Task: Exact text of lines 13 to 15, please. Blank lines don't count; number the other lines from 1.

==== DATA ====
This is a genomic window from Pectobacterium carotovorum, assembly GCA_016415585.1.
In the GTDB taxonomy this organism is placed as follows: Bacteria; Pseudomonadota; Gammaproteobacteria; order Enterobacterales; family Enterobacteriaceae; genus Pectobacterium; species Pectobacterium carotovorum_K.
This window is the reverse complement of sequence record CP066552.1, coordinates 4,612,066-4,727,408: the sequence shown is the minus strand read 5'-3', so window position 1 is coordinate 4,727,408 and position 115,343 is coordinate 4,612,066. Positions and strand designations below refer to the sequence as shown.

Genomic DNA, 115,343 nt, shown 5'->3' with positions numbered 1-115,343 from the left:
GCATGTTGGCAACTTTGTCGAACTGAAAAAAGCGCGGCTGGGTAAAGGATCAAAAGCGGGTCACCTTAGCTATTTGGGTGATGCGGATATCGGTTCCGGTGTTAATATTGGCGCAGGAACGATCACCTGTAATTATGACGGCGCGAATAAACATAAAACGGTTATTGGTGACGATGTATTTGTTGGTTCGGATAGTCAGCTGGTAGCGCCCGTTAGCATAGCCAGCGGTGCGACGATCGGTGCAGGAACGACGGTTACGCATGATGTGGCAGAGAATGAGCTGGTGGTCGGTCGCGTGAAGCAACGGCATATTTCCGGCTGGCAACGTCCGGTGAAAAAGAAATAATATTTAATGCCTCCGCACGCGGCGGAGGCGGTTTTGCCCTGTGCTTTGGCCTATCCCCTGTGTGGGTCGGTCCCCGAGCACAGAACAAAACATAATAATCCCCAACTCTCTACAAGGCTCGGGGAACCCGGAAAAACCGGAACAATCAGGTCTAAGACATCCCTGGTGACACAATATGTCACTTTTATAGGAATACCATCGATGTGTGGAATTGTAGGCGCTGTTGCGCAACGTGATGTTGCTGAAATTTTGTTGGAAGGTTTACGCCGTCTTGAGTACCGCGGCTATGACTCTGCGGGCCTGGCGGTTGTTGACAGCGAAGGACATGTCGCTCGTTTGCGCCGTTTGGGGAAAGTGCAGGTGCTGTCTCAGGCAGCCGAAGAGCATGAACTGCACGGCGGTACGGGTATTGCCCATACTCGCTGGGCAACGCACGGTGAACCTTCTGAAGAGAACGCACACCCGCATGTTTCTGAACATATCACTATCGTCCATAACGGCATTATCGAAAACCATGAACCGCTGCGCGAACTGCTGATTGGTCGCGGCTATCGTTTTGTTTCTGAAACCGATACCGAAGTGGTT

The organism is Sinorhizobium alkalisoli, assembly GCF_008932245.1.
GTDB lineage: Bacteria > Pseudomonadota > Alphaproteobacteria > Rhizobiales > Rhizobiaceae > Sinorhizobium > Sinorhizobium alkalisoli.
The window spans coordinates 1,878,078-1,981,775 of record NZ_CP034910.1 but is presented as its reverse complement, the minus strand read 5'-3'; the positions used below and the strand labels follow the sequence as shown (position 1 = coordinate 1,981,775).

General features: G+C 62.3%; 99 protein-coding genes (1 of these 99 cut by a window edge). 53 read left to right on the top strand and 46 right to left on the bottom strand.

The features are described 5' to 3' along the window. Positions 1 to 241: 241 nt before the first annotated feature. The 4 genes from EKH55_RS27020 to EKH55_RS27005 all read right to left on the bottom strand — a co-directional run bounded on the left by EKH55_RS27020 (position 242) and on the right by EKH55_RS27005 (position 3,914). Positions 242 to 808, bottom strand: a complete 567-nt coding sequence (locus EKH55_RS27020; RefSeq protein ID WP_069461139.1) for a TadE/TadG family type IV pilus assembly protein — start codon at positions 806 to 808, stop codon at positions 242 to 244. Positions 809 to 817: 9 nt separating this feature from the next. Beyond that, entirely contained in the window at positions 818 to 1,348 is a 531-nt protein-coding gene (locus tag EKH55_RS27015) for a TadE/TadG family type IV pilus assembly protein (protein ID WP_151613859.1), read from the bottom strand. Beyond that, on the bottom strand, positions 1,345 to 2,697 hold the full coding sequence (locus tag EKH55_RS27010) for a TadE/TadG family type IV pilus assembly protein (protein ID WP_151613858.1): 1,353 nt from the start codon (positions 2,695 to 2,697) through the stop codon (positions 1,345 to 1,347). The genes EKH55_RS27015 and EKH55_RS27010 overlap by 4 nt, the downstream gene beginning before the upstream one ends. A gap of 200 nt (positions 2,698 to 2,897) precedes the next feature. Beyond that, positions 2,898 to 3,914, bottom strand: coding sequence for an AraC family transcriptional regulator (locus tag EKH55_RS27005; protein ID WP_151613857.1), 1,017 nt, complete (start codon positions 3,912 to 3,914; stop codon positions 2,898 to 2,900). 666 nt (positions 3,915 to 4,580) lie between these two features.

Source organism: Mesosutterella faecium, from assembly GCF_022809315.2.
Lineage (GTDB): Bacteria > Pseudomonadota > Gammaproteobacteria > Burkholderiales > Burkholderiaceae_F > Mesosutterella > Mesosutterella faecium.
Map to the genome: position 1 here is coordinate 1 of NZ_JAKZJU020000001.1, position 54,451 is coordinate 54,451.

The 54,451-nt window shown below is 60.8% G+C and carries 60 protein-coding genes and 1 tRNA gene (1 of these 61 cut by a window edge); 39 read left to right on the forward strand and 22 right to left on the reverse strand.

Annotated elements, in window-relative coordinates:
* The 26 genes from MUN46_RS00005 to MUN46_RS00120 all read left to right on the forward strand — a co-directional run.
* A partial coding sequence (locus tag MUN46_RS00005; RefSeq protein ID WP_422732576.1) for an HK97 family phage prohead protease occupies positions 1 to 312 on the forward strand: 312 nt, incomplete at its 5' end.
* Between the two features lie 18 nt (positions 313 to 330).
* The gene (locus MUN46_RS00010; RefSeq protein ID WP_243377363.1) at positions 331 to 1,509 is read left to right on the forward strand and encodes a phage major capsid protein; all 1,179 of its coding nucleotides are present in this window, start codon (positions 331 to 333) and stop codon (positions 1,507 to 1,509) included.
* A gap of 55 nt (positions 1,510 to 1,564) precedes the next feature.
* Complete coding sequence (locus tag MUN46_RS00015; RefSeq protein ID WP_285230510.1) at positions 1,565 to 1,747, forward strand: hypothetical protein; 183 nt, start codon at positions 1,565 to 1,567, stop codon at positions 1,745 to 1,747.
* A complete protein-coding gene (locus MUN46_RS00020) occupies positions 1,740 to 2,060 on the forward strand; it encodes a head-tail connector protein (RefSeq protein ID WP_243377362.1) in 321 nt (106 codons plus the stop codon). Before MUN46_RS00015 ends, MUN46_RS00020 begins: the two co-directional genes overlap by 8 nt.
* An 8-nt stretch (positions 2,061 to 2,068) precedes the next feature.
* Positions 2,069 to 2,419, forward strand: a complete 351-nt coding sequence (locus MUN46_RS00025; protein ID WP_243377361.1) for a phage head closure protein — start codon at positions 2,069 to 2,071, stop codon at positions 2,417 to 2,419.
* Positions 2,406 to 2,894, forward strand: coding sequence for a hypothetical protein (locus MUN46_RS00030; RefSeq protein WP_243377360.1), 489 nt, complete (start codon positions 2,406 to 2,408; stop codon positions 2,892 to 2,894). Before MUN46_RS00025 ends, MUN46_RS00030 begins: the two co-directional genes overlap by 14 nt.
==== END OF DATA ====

Map to the genome: position 1 here is coordinate 1 of NZ_JAKZJU020000001.1, position 54,451 is coordinate 54,451.

The 54,451-nt window shown below is 60.8% G+C and carries 60 protein-coding genes and 1 tRNA gene (1 of these 61 cut by a window edge); 39 read left to right on the forward strand and 22 right to left on the reverse strand.

Annotated elements, in window-relative coordinates: